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The Miners’ Gala at Durham, 1947


Series Name
Mining Review 1st Year


Issue No.
Date Released
Jan 1948
Length of issue (in feet)
Stories in this Issue:
  1. 1The problem of smoke elimination
  2. 2The Miners’ Gala at Durham, 1947


Story No. within this Issue
2 / 2
NoS synopsis: The miners of Durham come together for their demonstration and gala day. Shots of the crowds and the banners and bands. This was the first rally under nationalization, so it also included National Coal Board representatives. Also shots of a memorial plaque and the cathedral. Herbert Morrison is seen speaking at the rally.
COI Commentary - For over seventy years, miners of Durham County have come together once a year for their demonstration and gala day.
This year the gala took the same form. Although nothing is prepared, no route is laid down on paper, it gives the impression of a perfectly organised procession, because it all goes according to tradition.
The atmosphere wasn’t quite the same this year, though. For the first time, the management was invited. For this was the first Durham Rally since the pits were handed over to the people, and Coal Board representatives took part in the celebrations.
A quarter of a million mining folk came to town and let themselves go for a day. They flocked to the Old Race Course to enjoy themselves. The weather did its worst, but it takes more than that to spoil a miner’s day out.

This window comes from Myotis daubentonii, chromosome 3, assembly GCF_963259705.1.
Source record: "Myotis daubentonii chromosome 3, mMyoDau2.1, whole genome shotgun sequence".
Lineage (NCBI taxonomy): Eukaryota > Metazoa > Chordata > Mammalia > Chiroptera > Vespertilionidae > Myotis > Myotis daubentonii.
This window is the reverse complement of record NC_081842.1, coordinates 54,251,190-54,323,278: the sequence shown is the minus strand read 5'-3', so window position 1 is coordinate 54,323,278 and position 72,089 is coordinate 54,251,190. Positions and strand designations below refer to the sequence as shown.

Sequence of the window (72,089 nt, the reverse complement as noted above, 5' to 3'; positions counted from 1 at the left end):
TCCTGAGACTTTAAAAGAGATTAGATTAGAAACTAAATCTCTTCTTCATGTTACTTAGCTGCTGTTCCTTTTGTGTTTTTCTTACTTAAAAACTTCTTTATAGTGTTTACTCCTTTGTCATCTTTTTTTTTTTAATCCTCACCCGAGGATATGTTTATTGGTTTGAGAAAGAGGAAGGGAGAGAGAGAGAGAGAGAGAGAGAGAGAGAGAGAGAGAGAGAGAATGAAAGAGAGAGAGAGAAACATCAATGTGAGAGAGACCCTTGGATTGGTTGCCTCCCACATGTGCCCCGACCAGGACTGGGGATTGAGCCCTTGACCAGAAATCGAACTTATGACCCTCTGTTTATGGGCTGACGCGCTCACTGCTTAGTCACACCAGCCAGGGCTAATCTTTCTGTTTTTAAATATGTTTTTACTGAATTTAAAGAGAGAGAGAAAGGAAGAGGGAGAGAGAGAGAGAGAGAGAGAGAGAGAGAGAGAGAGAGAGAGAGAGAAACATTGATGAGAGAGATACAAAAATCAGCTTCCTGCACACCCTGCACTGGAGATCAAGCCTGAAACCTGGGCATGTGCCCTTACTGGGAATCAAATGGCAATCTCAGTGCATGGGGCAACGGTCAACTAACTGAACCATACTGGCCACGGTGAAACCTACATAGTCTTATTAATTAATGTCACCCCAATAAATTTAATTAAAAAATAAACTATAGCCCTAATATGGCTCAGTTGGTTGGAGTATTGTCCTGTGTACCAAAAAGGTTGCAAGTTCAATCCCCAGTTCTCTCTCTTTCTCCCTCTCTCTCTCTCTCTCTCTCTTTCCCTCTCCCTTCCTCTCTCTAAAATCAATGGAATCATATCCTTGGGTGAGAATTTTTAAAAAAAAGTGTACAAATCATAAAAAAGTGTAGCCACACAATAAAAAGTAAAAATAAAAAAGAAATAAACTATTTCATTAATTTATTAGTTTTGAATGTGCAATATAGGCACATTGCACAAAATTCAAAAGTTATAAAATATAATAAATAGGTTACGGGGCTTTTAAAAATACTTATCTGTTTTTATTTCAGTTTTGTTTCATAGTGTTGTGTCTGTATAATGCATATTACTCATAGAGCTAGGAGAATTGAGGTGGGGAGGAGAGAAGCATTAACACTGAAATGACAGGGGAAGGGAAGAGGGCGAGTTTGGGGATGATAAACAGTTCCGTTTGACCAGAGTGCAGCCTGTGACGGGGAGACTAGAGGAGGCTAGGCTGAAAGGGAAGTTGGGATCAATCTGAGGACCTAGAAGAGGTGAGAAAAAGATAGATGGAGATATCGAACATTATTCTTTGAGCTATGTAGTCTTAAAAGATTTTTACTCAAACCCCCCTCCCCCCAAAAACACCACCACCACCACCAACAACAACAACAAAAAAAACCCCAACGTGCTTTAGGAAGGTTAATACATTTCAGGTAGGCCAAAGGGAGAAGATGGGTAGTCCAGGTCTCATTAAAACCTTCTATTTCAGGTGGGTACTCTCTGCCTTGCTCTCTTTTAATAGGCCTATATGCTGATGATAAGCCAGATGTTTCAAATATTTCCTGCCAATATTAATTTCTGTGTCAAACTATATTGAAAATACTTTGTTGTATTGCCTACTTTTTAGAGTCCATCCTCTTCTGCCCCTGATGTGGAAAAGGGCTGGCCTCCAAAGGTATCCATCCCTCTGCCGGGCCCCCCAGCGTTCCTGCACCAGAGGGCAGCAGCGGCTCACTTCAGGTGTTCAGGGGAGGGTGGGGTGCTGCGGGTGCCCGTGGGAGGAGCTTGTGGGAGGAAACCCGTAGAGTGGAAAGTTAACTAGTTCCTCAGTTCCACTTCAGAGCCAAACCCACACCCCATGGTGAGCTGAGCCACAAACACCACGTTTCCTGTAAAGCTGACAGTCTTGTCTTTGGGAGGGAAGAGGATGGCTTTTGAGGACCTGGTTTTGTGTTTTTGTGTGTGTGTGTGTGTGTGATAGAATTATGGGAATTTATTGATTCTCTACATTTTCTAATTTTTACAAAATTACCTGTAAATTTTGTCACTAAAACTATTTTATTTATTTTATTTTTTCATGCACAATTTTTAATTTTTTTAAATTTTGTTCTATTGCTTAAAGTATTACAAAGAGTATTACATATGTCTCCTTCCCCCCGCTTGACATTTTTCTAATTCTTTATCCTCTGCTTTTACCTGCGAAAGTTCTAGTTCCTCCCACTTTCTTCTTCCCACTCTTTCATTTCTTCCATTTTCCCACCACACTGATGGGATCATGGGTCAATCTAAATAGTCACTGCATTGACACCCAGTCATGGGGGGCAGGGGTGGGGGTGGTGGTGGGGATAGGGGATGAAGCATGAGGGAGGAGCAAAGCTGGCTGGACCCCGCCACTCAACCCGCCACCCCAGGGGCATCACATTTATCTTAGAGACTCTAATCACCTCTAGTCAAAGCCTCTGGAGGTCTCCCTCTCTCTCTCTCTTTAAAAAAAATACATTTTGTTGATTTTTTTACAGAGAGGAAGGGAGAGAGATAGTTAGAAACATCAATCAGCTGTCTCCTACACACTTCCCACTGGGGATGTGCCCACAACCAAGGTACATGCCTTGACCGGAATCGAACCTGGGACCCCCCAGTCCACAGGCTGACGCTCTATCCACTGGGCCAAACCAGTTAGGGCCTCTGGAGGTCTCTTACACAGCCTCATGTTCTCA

A service was held at the Cathedral in memory of Durham miners who have lost their lives underground in the past, and their comrades who as the plaque says work in darkness and danger today -
The Durham Demonstration has always been noted for its guest speakers, chosen by ballot among the lodges. The roll of speakers in past years includes many names justly famous in the history of organised labour. This year one of the popular attractions was Mr. Herbert Morrison, who spoke of the link of solidarity between miners and other workers.
Mr. Morrison: Now I reckon that by now - I reckon I know what some of you are thinking. You’re thinking: ‘Here’s another one up from London, where they all have white collars, telling us chaps what to do - never been down in a pit in his life, except on a look-see visit".
Well, I know - but I think maybe you make a bit of a mistake about the people in London and other such places, and about what they think of you and your job. They may never have been down a mine, they may not know what it feels like at the end of seven and a half hours of it, but that doesn’t mean they don’t appreciate guts and hard work and men who do it.
And let me remind you of this - the miners of the great British Provinces - in past years, every time the miners were on strike the workers of London instinctively rallied in support of the miners when they were in dispute. They may not always have known a lot about the details - as a matter of fact they didn’t, and they didn’t much care - but they were instinctively on the miner’s side - your side.
(Prolonged clapping)
Now I want you men of the pits to come through; I want this great scheme of nationalisation to succeed triumphantly. The whole country is watching to see how this great new organisation, this new adventure, this new experiment, comes out. The great experiment of socialism in a democracy depends on you. The whole future we are trying to build up in our country is for all our people and all our children, and it depends on you".
Commentator: And after the speeches, the fun.
Celebrations and festivals; Mining; Demonstrations
England; Durham
Written sources
The National Archives INF 6   /390
British Film Institute Databases
Viewing Copy - bfi screenonline   Used for Synopsis
Hogenkamp, A. P., unpublished DPhil thesis   pxiv.
Production Co.
Crown Film Unit
Denny Densham
Graham Wallace
J. Jones
Jocelyn Jackson
John Legard
John Taylor
Leon Clore
Maurice Denham
Ministry of Fuel and Power
W. H. May
William Chaston

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